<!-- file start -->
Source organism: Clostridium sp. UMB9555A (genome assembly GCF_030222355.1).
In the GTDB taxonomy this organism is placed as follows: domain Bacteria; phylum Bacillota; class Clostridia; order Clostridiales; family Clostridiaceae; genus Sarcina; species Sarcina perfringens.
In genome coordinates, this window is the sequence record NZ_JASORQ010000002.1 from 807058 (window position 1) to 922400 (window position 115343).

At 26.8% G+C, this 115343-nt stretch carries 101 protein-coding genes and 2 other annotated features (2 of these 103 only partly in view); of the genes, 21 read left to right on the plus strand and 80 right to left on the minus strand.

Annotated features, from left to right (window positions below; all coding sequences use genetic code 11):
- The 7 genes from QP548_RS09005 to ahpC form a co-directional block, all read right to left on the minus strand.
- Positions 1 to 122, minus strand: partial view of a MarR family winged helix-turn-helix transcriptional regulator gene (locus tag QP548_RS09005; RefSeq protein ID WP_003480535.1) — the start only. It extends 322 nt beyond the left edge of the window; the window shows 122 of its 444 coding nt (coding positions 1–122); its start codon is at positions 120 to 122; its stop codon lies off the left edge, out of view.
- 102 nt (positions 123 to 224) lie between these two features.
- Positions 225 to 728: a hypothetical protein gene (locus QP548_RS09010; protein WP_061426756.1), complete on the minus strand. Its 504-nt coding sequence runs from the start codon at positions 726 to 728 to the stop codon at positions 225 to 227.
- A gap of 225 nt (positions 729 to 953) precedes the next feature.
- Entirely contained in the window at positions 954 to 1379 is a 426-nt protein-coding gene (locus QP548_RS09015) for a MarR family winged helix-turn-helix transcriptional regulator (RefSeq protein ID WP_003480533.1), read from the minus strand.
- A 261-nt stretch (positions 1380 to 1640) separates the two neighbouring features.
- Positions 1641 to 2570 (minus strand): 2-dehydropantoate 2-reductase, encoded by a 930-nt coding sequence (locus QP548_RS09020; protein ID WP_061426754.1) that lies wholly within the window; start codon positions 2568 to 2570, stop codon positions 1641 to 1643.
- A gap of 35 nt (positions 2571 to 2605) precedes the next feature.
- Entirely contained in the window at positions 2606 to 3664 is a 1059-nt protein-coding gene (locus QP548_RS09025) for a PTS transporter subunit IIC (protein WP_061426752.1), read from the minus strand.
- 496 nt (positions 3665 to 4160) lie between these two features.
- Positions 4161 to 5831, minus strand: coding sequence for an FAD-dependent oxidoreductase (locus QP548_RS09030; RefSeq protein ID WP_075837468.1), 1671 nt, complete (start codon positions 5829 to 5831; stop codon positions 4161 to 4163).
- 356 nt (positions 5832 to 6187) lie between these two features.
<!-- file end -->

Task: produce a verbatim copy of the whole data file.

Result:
Source organism: Clostridium sp. UMB9555A (genome assembly GCF_030222355.1).
In the GTDB taxonomy this organism is placed as follows: domain Bacteria; phylum Bacillota; class Clostridia; order Clostridiales; family Clostridiaceae; genus Sarcina; species Sarcina perfringens.
In genome coordinates, this window is the sequence record NZ_JASORQ010000002.1 from 807058 (window position 1) to 922400 (window position 115343).

At 26.8% G+C, this 115343-nt stretch carries 101 protein-coding genes and 2 other annotated features (2 of these 103 only partly in view); of the genes, 21 read left to right on the plus strand and 80 right to left on the minus strand.

Annotated features, from left to right (window positions below; all coding sequences use genetic code 11):
- The 7 genes from QP548_RS09005 to ahpC form a co-directional block, all read right to left on the minus strand.
- Positions 1 to 122, minus strand: partial view of a MarR family winged helix-turn-helix transcriptional regulator gene (locus tag QP548_RS09005; RefSeq protein ID WP_003480535.1) — the start only. It extends 322 nt beyond the left edge of the window; the window shows 122 of its 444 coding nt (coding positions 1–122); its start codon is at positions 120 to 122; its stop codon lies off the left edge, out of view.
- 102 nt (positions 123 to 224) lie between these two features.
- Positions 225 to 728: a hypothetical protein gene (locus QP548_RS09010; protein WP_061426756.1), complete on the minus strand. Its 504-nt coding sequence runs from the start codon at positions 726 to 728 to the stop codon at positions 225 to 227.
- A gap of 225 nt (positions 729 to 953) precedes the next feature.
- Entirely contained in the window at positions 954 to 1379 is a 426-nt protein-coding gene (locus QP548_RS09015) for a MarR family winged helix-turn-helix transcriptional regulator (RefSeq protein ID WP_003480533.1), read from the minus strand.
- A 261-nt stretch (positions 1380 to 1640) separates the two neighbouring features.
- Positions 1641 to 2570 (minus strand): 2-dehydropantoate 2-reductase, encoded by a 930-nt coding sequence (locus QP548_RS09020; protein ID WP_061426754.1) that lies wholly within the window; start codon positions 2568 to 2570, stop codon positions 1641 to 1643.
- A gap of 35 nt (positions 2571 to 2605) precedes the next feature.
- Entirely contained in the window at positions 2606 to 3664 is a 1059-nt protein-coding gene (locus QP548_RS09025) for a PTS transporter subunit IIC (protein WP_061426752.1), read from the minus strand.
- 496 nt (positions 3665 to 4160) lie between these two features.
- Positions 4161 to 5831, minus strand: coding sequence for an FAD-dependent oxidoreductase (locus QP548_RS09030; RefSeq protein ID WP_075837468.1), 1671 nt, complete (start codon positions 5829 to 5831; stop codon positions 4161 to 4163).
- 356 nt (positions 5832 to 6187) lie between these two features.